# Solving the Schrödinger Equation with Fourier Transforms. A few questions

I'm reading through a method for finding solutions to Schrödinger's equation through Fourier transforms, and I'm truly lost on the proof, hence I thought of asking for some help.

The following is from Hall's Quantum Theory for Mathematicians.

Proposition 4.2 Suppose that $$\psi_0$$ is a “nice” function, for example, a Schwartz function. Let $$\hat{\psi}_0$$ denote the Fourier transform of $$\psi_0$$ and define $$\psi(x, t)$$ by $$\psi(x, t) := \frac{1}{\sqrt{2\pi}}\int_{-\infty}^{\infty}\hat{\psi}_0(k)e^{i(kx-\omega(k)t)},$$ where $$\omega(k)$$ is defined by $$\omega(k) := \frac{k^2\hbar}{2m}.$$ Then $$\psi(x, t)$$ solves the free Schrödinger equation with initial condition $$\psi_0$$.

Proof. . Since the Fourier transform of a Schwartz function is a Schwartz function, $$\hat{\psi}_0(k)$$ will decay faster than $$1/k^4$$ as $$k$$ tends to $$±∞$$.

Meanwhile, by integrating the derivative of the function eikx, we obtain the estimate

$$\left|\frac{e^{ik(x+h)}-e^{ikx}}{h}\right| \le |k|.$$

Q1: how exactly is this bound derived?

We can then apply dominated convergence, using $$|k|\hat{ψ}_0(k)$$ as our dominating function, to move a derivative with respect to $$x$$ under the integral sign in the formula for $$ψ(x, t)$$. This derivative pulls down a factor of $$ik$$ inside the integral. The decay of $$\hat{ψ}_0$$ allows us to repeat this argument to move a second derivative with respect inside the integral. We can also move a derivative with respect to $$t$$ inside the integral, by a similar argument.

Q2: what does the above paragraph mean exactly?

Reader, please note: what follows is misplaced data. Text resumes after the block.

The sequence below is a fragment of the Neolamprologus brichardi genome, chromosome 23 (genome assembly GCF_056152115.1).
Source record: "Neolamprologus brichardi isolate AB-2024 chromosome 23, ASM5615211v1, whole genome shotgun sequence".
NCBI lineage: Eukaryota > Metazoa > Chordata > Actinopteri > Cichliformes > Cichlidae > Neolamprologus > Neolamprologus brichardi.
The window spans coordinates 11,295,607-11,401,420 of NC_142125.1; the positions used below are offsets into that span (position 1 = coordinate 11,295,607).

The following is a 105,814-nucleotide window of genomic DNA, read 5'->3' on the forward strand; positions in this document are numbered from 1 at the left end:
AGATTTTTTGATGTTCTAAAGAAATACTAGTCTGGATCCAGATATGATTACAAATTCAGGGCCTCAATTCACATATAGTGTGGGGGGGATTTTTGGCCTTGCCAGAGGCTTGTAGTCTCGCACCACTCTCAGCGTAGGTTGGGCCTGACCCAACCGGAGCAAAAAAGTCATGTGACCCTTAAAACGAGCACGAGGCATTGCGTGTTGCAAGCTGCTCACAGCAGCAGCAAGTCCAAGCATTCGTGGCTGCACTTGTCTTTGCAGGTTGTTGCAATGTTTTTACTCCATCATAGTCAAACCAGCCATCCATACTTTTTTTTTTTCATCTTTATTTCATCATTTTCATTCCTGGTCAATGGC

Since $$\exp{i(kx − ω(k)t)}$$ satisfies the Schrödinger equation for each fixed $$k$$, differentiation under the integral shows that $$ψ(x, t)$$ satisfies the Schrödinger equation as well. The Fourier inversion formula shows that $$ψ(x, 0) = ψ_0(x)$$.

Q3: how does the Fourier inversion formula show that?

• (It's Schrödinger, not Schröedinger. Sometimes it's written as Schroedinger, where oe is used as a substitute för ö, but with öe it just looks weird.) Commented Dec 3, 2022 at 18:24

For Question 1, note that we can write

\begin{align} \left|e^{ik(x+h)}-e^{ikx}\right|&=\left|\int_x^{x+h} ike^{ikt}\,dt\right|\\\\ &\le \int_x^{x+h}\left|ike^{ikt}\right|\,dt\\\\ &\le |kh| \end{align}

We will use this result to answer the next question.

For Question 2, note that we have

\begin{align} \frac{\partial}{\partial x}\psi(x,t)&=\lim_{h\to 0}\frac1{\sqrt{2\pi}}\int_{-\infty}^\infty \hat \psi_0(k)e^{-i\omega(k)t}\frac{e^{ik(x+h)} -e^{ikx}}{h}\,dk\tag1 \end{align}

Now, inasmuch as $$\int_{-\infty}^\infty |k\hat \psi_0(k)|\,dk<\infty$$, then the Dominated Convergence Theorem guarantees that we can bring the limit inside the integral in $$(1)$$ to find that

\begin{align} \frac{\partial}{\partial x}\psi(x,t)&=\frac1{\sqrt{2\pi}}\int_{-\infty}^\infty \hat \psi_0(k)e^{-i\omega(k)t}\lim_{h\to 0}\frac{e^{ik(x+h)} -e^{ikx}}{h}\,dk\\\\ &=\frac1{\sqrt{2\pi}}\int_{-\infty}^\infty \hat \psi_0(k) ik e^{i(kx-\omega(k)t)}\,dk \end{align}

as was to be shown!

Now repeating the process, we find that

$$-\frac{\hbar^2}{2m}\frac{\partial^2}{\partial x^2}\psi(x,t)=i\hbar \frac{\partial }{\partial t}\psi(x,t)$$

which means that $$\psi(x,t)$$ as given by the $$\frac1{\sqrt{2\pi}}\int_{-\infty}^\infty \hat \psi_0(k) e^{i(kx-\omega(k)t)}\,dk$$ satisfies the free Schrodinger equation.

For Question 3, note that we have

$$\psi(x,0)=\frac1{\sqrt{2\pi}}\int_{-\infty}^\infty \hat \psi_0(k) e^{ikx}\,dk\tag2$$

But we know that $$\hat \psi_0$$ is the Fourier Transform of $$\psi_0$$. The expression in $$(2)$$ is the inverse Fourier transform of $$\hat \psi_0$$. Hence, by the inversion theorem we see that

$$\psi(x,0)=\psi_0(x)$$

And we are done!

• Hi @sam . Pleased to see that this was useful. Please let me know if there are any questions. Commented Dec 5, 2022 at 21:10